Statute of Limitations for Collecting Debt

Statue of Limitations

Statutes of limitations tell the parties the drop dead date of when a certain type of action can be filed with the court. The idea being that parties ought to live without the never ending threat of litigation. Therefore, if you have a claim you must act before the statute of limitations expire or stand to lose the right to prosecute the claim.

Collection of debt has a statute of limitations just like bring a personal injury action does. Therefore, a creditor has to file a law suit within the time frame or lose the right to do. In Maryland, the statute of limitations requires that a law suit be filed within:

  1. 3 years for written contracts,
  2. 3 years also applies to credit card. To determine, the 3 years you need to look at the date of the last activity on the account or the date the account was written off as a bad debt.
  3. Breach of contract under any sale of goods and services under the UCC: 4 years after the cause of action, even if the aggrieved party is unaware of the breach.
  4. Promissory notes or instruments under seal, bonds, judgments, recognizance, contracts under seal, or other specialties: 12 years.

Keep in mind that debt collectors can collect debt after the expiration of the statute of limitations if they follow the FDCPA and other state laws. In Maryland and other states, the statute of limitations only provides a defense in the event of a law suit.  Therefore, letters and calls can keep coming long after the statue of limitations has passed so  long as those efforts do not violate the prohibitions in the FDCPA and other laws.Therefore, in our state “a debt collector may seek voluntary payment of a time-barred debt” without violating the FDCPA, even if the communication is silent as to the statute of limitations. Wallace v. Capital One Bank, 168 F. Supp. 2d 526, 528 (D. Md. 2001).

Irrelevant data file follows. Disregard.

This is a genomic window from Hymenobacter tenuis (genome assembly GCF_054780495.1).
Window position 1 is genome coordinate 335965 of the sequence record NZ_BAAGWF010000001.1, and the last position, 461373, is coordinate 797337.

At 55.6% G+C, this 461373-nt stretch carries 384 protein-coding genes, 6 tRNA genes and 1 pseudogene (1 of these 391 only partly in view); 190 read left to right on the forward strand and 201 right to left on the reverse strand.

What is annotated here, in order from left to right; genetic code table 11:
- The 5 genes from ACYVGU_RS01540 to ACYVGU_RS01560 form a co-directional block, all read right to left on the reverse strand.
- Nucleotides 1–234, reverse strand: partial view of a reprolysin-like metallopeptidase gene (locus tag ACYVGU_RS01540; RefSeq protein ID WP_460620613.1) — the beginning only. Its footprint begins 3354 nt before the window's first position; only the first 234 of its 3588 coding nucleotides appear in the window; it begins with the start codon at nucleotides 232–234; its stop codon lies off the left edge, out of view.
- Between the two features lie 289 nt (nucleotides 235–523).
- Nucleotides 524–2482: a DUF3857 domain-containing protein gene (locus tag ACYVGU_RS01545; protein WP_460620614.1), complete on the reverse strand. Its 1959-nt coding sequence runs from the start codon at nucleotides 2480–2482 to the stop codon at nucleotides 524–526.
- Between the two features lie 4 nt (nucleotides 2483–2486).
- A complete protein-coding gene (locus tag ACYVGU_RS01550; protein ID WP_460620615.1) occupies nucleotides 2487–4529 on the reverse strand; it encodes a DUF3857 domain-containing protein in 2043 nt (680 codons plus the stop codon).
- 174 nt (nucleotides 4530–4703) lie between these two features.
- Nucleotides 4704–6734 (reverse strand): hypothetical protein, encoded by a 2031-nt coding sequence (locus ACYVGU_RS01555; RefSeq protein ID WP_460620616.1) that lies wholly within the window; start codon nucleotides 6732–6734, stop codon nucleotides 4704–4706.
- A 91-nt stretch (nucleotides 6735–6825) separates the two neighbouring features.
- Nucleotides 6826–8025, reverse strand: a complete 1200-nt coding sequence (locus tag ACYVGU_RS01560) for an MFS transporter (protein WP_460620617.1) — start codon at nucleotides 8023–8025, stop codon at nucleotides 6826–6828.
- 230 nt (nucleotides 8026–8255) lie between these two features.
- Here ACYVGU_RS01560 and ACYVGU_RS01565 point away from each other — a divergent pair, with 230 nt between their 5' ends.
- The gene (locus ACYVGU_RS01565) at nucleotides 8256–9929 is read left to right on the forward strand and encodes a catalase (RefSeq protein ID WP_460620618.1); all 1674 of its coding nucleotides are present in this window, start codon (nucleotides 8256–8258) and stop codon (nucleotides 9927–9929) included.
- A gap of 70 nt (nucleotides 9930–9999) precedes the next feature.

Suing or threatening to sue on a time-barred debt violates the FDCPA.

It is well-established that threatening to sue on a time-barred debt violates the FDCPA. Kimber v. Federal Financial Corp., 668 F.Supp. 1480, 1488-90 (M.D.Ala.1987). Threats to sue (and actual lawsuits) are misleading because by their nature imply that the collector can win in court when in fact the statute of limitations having expired means that they cannot survive a motion to dismiss on that issue. As a result, it is both a deception and an improper threat both of which are violations of the FDCPA.

Attempts to collect time-barred debt may also violate the FDCPA or trigger an obligation to disclose in circumstances other than actual or threatened litigation.

There is concern that consumers need protection when debt collectors seek partial payments on stale debt for a variety of reasons among the the fact that paying a partial payment may restart the statute of limitations on the entire debt

 

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